The way this type of technology works is through building a mathematical model using sample data, sometimes referred to as “training data”. This model is used to make predictions or decisions without the need for a programmer to directly intervene in the process. Machine learning is particularly important in the field of “Computer Vision”, the science and technology behind a computer’s processing and analysis of images and video. Because of this, ML has come to reflect a considerable portion of industry leading video surveillance and analytics systems. Historically it has been impossible to use conventional algorithms to perform such a task effectively.

Instead of trying to answer the question “Can we build machines that think?”, ML proposes that we try to “build machines that do what we (as thinking entities) do”.


“Smart” Cameras

Here we will take a look at the effect of this emerging technology and its practical application in video surveillance and analytics.

Let’s take a look at what exactly is possible using intelligent video. Smart IP cameras are able to classify the objects they see on their own. Objects entering or leaving the scene can be identified as a person, car, bike, truck, or other object. Because the camera can differentiate objects, it can be told to only alert in the case of a break-in, ignoring things like leaves in the wind or animals wondering through. New low-light cameras allow color-filtering even in scenes with very little ambient light. Even at night, color detection is possible in this way.

Alarm detection can be set to be even more specialized. Rules can be configured to look for specialized behavior patterns such as fighting, running, loitering, path following, abandoned luggage, entering an area, and more. The alarm engine in each camera coordinates with the others in a logical way to interpret this information and determine threat status. All this allows for a very robust alarm condition solution and prevents false and missed alarms.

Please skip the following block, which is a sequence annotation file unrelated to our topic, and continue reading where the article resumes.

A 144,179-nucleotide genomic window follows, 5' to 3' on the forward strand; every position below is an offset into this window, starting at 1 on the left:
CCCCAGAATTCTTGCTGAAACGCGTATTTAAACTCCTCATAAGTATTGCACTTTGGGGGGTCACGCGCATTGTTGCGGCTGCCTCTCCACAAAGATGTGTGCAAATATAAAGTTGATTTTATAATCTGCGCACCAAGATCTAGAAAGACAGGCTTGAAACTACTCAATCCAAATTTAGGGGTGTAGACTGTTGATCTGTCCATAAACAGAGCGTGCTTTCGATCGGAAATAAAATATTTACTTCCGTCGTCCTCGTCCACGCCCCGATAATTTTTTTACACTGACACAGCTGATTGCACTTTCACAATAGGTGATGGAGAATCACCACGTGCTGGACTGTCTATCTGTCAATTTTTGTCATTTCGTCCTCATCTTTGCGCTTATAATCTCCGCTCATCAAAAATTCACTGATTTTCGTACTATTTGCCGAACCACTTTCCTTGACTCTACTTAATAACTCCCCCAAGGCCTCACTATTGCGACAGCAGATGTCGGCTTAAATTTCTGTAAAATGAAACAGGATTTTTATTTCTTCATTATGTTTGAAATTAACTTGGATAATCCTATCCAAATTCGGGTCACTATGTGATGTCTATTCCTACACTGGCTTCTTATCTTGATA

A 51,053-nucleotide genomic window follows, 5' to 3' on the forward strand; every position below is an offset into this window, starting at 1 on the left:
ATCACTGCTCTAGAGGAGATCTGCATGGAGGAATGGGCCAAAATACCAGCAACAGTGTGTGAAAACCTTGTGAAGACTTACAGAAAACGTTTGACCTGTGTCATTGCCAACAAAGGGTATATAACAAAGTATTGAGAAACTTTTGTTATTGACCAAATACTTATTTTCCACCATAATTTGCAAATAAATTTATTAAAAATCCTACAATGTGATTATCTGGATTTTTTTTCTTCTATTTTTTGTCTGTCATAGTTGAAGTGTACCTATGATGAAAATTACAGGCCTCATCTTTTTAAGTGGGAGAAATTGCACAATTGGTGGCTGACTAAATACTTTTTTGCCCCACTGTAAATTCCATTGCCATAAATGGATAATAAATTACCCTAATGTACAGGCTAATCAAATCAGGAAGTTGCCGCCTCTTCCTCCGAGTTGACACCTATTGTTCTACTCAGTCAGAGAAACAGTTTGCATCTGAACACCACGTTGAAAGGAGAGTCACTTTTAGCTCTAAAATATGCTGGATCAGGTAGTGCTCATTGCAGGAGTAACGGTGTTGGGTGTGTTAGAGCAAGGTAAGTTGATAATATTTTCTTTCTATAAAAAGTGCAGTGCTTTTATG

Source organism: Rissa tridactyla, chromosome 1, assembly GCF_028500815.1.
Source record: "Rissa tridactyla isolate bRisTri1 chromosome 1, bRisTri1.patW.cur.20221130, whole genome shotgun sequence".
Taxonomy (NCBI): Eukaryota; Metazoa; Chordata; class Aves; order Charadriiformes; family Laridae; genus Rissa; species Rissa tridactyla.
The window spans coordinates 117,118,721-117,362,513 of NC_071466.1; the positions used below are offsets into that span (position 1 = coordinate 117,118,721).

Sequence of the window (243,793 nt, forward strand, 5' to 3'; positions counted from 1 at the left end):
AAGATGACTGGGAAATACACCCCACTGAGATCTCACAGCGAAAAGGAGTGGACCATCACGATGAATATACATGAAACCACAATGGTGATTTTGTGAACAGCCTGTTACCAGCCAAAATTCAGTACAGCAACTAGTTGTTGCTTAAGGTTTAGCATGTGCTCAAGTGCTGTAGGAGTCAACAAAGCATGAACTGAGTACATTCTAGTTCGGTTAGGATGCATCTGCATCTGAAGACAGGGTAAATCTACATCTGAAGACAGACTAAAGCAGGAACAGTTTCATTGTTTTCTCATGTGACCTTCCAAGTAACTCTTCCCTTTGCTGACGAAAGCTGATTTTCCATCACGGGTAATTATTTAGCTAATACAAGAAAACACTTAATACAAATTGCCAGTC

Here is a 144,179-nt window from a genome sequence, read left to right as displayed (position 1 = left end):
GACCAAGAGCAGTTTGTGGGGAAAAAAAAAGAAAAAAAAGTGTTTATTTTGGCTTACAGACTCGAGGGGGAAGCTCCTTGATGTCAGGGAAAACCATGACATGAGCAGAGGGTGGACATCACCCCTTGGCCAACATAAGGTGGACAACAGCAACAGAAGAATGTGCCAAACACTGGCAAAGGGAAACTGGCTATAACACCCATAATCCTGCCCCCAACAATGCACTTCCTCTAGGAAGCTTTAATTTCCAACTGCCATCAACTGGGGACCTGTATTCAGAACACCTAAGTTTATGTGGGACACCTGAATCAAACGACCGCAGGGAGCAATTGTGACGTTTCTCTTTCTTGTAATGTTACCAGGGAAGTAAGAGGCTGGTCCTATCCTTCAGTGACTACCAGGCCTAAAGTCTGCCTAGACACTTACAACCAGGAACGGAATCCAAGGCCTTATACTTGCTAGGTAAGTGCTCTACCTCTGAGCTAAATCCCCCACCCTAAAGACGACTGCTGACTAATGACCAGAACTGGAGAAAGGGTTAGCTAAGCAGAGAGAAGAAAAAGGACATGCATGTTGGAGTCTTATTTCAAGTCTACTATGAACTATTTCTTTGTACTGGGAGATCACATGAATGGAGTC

What’s more, stored metadata enables forensic analysis at a later time. This means that retroactive searches for a specific car or person is possible even if it was not a determined item of interest until well after the event was recorded. Metadata is compact and only barely adds to the size of recordings. It is quick and easy to search through to find a specific event.


The logical next step is to continue to improve analytics for video metadata until we approach 100 percent practical use. Predictive analysis of human traffic patterns can predict shoplifting and identify potential events before they take place, and the more data that can be made useful the more accurate these types of predictions will be.

The same technology can monitor customer dwell time at different displays in a store and determine the effectiveness of in-store advertising and product locations. Analyzing customer engagement with these displays can help increase customer engagement with products and lead to increased sales and revenue. As the IoT expands, this type of technology will be more and more critical as there will be many more points of data to analyze. There is no way to fully anticipate the eventual effects this will have on our industry or the world at large.


Even though huge volumes of video data are collected every day, most statistics indicate that only 10 percent of this data is ever used. The majority of data collected loses its value very quickly after being generated. The reason for this? Our primary focus tends to be delivering the correct information in a crisis or providing it as evidence after criminal activity has taken place. This causes much data to be “wasted” in the sense that we lose out on the opportunity to perform useful analytics.